The Pharmacy Industry In The Post-COVID World
SummaryWhen Swine Flu came, skeptics saw a catastrophe that would bring the world's economy to its knees. Forward-thinkers saw an opportunity to be part of the solution and cashed on it. The current pandemic is not any different; the pharmacy industry can reap the Covid-19 windfall
- Author Name: Jacob Maslow
- Author Email: firstname.lastname@example.org
- Author Telephone: +19175952018
We are in the middle of a once-in-a-century crisis that has spread across the world in a matter of months. The pharmacy industry has moved quickly into a crisis mindset, managing people's implications, protecting the business, and trying to be part of the solution.
Two critical uncertainties will frame how the industry will emerge post-COVID. The first one is the depth and the duration of Covid-19 disruptions. The other fact is how bold the stakeholders are, and their willpower and ability to align with the new world order.
In a favorable bookend scenario of hope, we could see a short sharp contraction followed by a rapid return to normalcy. The behavior of retail stakeholders - pharmacists, doctors, and patients - will change significantly, even in this scenario. Expect fast updates in telemedicine and digital health along with enlightened regulatory actions, openness, and new funding. At the minimum, we will see a higher risk sensitivity leading to an increased focus on the resilience of today's global and geographical vulnerable value chains.
At the other end of the spectrum is volatilization characterized by prolonged economic disruptions and associated health crises, with the pharmacy industry struggling to respond effectively. With governments worldwide focusing on vaccines for the virus, there will be delays in approval of other equally essential medicines. Multiple stakeholders will be compelled to adopt a survival approach that may further hamper the recovery.
For far too long, the pharmacy industry has been labeled as slow to respond to environmental changes. The Covid-19 pandemic has come with an almost equal share of woes and opportunities for the industry.
On a positive note, the industry can take advantage of the demand changes - panic buying and induced demand - caused by the pandemic. Between March 13th-21st alone, there was a 65% spike in demand for prescription pills for asthma. If the industry does not respond appropriately to these changes, the resulting shortage in supply could be catastrophic. The long-time effect, especially post-COVID, is that there will be a sharp fall in demand for these drugs since people will be having them stocked in their drawers.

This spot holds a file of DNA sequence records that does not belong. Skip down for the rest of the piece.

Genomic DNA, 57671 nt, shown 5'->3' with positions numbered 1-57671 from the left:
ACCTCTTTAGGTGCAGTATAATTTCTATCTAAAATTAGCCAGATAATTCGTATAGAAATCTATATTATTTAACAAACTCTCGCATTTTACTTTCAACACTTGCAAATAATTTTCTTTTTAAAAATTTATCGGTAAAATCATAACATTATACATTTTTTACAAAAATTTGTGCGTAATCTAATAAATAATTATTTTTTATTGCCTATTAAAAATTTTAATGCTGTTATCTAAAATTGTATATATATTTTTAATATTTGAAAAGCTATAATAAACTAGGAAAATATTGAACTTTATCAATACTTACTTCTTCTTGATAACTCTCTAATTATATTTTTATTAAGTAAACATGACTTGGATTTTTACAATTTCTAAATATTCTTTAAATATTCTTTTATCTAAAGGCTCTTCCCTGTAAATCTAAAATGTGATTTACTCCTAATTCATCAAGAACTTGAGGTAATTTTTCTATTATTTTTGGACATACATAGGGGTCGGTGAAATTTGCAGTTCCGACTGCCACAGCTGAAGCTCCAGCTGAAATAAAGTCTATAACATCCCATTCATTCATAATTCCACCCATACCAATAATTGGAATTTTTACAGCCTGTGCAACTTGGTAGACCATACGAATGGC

Already planned clinical tests for various medicines have had to be postponed, scheduled conferences canceled, and raw materials barred from reaching pharmaceutical factories. Moving forward, the industry has to consider embracing digital transformation and contingency measures like sourcing raw materials locally.
The global recession has seen stakeholders struggling to get their products across borders. This has become an eye-opener, underscoring the necessity to consider costs from the perspective of location risks, and not just the conventional landing cost metrics.
In this environment, survivors in the pharmacy industry have to consider these three actions:
- They must understand and align to different scenarios, including their planning scenario between the two possibilities.
- They need to consider a portfolio of no-regret actions.
- They also have to identify indicators and trigger-points to track and stay ahead of the evolving crisis.
Perhaps the most significant takeaway for the pharmacy industry is the vitality of integrating technology into processes. Covid-19 has seen the world re-imagining the whole concept of healthcare provision. The future may not see patients having to go to hospitals every time they fall ill. The doctor's medicine and his magical tools will be going to patients through electronic devices.
With technology being core in many operations, there will be ease of moving towards a mobile workforce. Covid-19 has taught pharmaceutical industries that working from home is not a bad idea after all. What this will mean is that the demand for skillsets will shift from manual to technical talents. Post-COVID, the industry will be keener in sourcing personnel who can operate and program the new technologies.
Thinking of the impact of Covid-19 on the future of the pharmacy industry in its entirety, we would say it is a blessing in disguise. Those who will identify opportunities amid this pandemic will reap big.